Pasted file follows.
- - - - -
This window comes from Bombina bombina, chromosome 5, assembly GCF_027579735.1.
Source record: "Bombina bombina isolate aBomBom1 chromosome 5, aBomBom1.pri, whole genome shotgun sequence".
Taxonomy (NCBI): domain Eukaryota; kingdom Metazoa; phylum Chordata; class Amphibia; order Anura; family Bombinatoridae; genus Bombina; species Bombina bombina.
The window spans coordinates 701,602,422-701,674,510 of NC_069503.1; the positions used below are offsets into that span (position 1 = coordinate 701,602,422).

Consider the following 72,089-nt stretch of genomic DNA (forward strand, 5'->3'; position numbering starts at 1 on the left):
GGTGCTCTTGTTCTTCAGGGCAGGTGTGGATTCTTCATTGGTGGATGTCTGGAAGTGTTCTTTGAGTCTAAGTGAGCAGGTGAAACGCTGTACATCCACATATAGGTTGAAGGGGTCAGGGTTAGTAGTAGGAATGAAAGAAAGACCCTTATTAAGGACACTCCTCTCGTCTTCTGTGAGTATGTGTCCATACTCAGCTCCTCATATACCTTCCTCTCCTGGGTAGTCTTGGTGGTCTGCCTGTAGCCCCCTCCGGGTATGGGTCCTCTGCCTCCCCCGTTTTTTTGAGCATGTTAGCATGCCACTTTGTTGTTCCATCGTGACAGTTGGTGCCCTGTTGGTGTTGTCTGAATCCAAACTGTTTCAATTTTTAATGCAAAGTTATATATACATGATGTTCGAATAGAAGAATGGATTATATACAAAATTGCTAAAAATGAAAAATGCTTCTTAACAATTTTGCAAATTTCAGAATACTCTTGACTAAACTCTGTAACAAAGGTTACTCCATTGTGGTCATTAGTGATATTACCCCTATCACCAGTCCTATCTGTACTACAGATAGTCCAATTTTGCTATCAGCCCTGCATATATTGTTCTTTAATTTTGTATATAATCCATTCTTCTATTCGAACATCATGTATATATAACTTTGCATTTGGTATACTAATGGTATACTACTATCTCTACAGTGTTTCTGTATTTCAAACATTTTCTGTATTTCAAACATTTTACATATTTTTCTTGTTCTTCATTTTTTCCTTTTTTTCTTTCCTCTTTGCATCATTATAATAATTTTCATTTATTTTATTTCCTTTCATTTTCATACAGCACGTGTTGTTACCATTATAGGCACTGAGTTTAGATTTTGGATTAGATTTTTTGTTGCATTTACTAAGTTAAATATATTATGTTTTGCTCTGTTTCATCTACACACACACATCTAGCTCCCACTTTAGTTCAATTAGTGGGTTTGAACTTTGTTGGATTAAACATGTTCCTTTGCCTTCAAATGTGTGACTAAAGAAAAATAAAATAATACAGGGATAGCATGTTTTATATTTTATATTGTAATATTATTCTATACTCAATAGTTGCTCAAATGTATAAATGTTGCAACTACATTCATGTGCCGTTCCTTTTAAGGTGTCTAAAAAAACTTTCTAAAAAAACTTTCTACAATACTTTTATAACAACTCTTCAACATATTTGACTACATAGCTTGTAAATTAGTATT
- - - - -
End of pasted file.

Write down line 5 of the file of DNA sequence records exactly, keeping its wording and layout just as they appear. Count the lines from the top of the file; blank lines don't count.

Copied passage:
Consider the following 72,089-nt stretch of genomic DNA (forward strand, 5'->3'; position numbering starts at 1 on the left):